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Netflix's Outer Banks is the new teen drama that's pretty much a murder-filled version of Dawson's Creek.

Teenagers today are less focused on angsty love triangles and high school shenanigans and much more into social politics, theft and murder.

At least, that’s what Netflix’s latest teen drama Outer Banks would lead us all to believe.

Of course, if we’re talking candidly here for a second, Outer Banks, much like the glut of other teen shows that have been released in the last few years, is not actually aimed at a teen audience at all.

Teens, from what I hear on the streets, are much more interested in creating Tik Tok content (or whatever new platform overtakes it in the time it takes me to write this review) then watching these sorts of stories unfold on screen. In reality, the people sure to become the most immersed in Outer Banks would skew much more heavily towards the ’20s to 30s’ range.

The new Netflix drama goes heavy with its nostalgia-baiting and the finished product feels very much like the rushed-together love child of Dawson’s Creek, One Tree Hill, Veronica Mars and The OC.

Except for this time around, there’s just enough guns, murder and mayhem to make Dawson Leery’s innocent eyes pop right out of his skull.

Watch: Take a look at the trailer for Outer Banks on Netflix. Post continues after. 

Set in the Outer Banks of North Carolina, at an indistinguishable time period, the series is narrated by John B (Chase Stokes) whose father was lost at sea more than six months ago while hunting down the Royal Merchant, a ship that sunk and vanished in 1829 but was rumoured to have gone down with $400 million in British gold.

He has been left in the care of a wayward uncle, who he has not seen or heard from in weeks, and now the authorities have caught onto his wild, solo teen existence and are threatening to send him to the mainland to live in foster care.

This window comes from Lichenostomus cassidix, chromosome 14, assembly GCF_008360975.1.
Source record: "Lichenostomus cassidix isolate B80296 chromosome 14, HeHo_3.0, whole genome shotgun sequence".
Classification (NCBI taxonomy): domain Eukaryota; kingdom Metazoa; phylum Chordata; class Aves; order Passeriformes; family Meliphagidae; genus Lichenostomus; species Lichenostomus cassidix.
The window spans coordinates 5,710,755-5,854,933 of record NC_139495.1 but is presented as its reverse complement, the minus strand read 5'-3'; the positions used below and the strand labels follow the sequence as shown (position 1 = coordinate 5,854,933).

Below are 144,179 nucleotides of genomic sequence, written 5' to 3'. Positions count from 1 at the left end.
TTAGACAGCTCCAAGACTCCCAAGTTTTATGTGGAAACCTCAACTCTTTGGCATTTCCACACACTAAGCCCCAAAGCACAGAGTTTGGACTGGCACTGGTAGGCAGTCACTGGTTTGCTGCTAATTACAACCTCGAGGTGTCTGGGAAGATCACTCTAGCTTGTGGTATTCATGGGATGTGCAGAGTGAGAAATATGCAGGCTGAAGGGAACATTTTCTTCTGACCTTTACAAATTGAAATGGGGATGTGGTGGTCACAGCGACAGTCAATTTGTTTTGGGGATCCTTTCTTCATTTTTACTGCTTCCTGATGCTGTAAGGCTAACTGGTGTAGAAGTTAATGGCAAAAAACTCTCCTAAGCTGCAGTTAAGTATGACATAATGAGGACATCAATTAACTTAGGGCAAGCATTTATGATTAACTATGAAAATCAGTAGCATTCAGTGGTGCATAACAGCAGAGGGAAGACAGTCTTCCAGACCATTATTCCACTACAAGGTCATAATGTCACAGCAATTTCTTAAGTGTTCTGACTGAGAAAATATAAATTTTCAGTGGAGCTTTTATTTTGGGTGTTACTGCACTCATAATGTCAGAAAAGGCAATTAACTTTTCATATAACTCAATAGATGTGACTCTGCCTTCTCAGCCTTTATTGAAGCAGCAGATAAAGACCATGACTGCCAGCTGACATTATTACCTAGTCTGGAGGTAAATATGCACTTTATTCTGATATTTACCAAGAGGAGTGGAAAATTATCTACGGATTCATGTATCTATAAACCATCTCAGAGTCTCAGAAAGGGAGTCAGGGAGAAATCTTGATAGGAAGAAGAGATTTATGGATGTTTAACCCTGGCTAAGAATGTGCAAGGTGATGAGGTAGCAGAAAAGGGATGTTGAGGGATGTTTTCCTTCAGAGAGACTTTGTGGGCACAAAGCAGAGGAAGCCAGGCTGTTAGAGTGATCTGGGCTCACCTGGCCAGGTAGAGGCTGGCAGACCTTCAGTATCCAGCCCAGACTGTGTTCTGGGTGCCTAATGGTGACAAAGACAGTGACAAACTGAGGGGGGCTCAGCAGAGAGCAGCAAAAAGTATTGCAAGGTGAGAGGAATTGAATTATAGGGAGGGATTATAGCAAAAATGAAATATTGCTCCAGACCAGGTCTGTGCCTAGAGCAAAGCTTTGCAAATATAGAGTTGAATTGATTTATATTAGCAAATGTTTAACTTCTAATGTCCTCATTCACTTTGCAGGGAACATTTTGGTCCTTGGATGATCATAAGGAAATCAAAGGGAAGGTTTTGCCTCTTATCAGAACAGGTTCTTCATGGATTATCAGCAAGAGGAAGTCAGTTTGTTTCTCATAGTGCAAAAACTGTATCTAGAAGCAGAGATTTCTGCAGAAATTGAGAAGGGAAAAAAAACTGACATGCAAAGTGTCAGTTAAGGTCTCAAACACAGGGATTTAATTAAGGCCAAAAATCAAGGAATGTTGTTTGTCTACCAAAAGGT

It’s an idea that terrifies him, mostly because he’ll be separated from his gang which includes J.J. (Rudy Pankow), the hot-headed and troublemaking son of an abusive drunk, the smart and scholarly Pope (Jonathan Daviss), better known as the ‘golden boy’ of the trio and tough-talking environmentalist Kiara (Madison Bailey), who the boys of the group all seem a little in love with.

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The teenagers on the outer banks are divided into two separate social cohorts, according to their parent’s wealth, in the classic battle of the teen ‘haves’ and ‘have nots’ popularised by Veronica Mars and The OC (although not as cleverly executed here).

Our merry band of heroes, apart from Kiara whose parents own a restaurant, are part of the Pogues, the scrappy, blue-collar kids on the island whose parents are either unemployed or work the most menial of jobs.

On the flip side of the coin, there are the Kooks, the kids of the wealthy whose parents own sprawling homes and sleek yachts and who are easily identifiable thanks to their preppy clothing.

The action kicks off when, following a hurricane that leaves a path of destruction in its wake and the island without power, John B, Pope, J.J and Kiara discover a series of clues and a compass that leads them on a dangerous hunt for John B’s missing father (who is apparently not so dead after all) and a sunken ship of gold that could give the three boys a way out of their poverty filled life.

The mystery elements of the series work well, a decaying body floating in the waterway, a gun and wads of cash the group discover while fleeing an abandoned hotel from police and the search for the elusive main treasure all give this story a slightly darker air than traditional teen shows, without things getting quite so out of hand that you feel like you’re watching an off-brand version of Riverdale (nobody wants that).

Outer Banks, however, is not able to match Netflix’s last big, gritty teen release The Society, which expertly managed to blend existing teen drama tropes with an exploration of social issues and a toe-curling mystery that has not been matched since.

Still, if you’re looking for a new isolation binge-watch to get swept up in and you enjoy watching teenagers think they’re in complicated romantic setups, this is the new Netflix drama for you.

So, fellow elder millennials, go back and relive your TV heydays with a look at Outer Banks.

The first season of Outer Banks will be available to watch on Netflix from April 15. 


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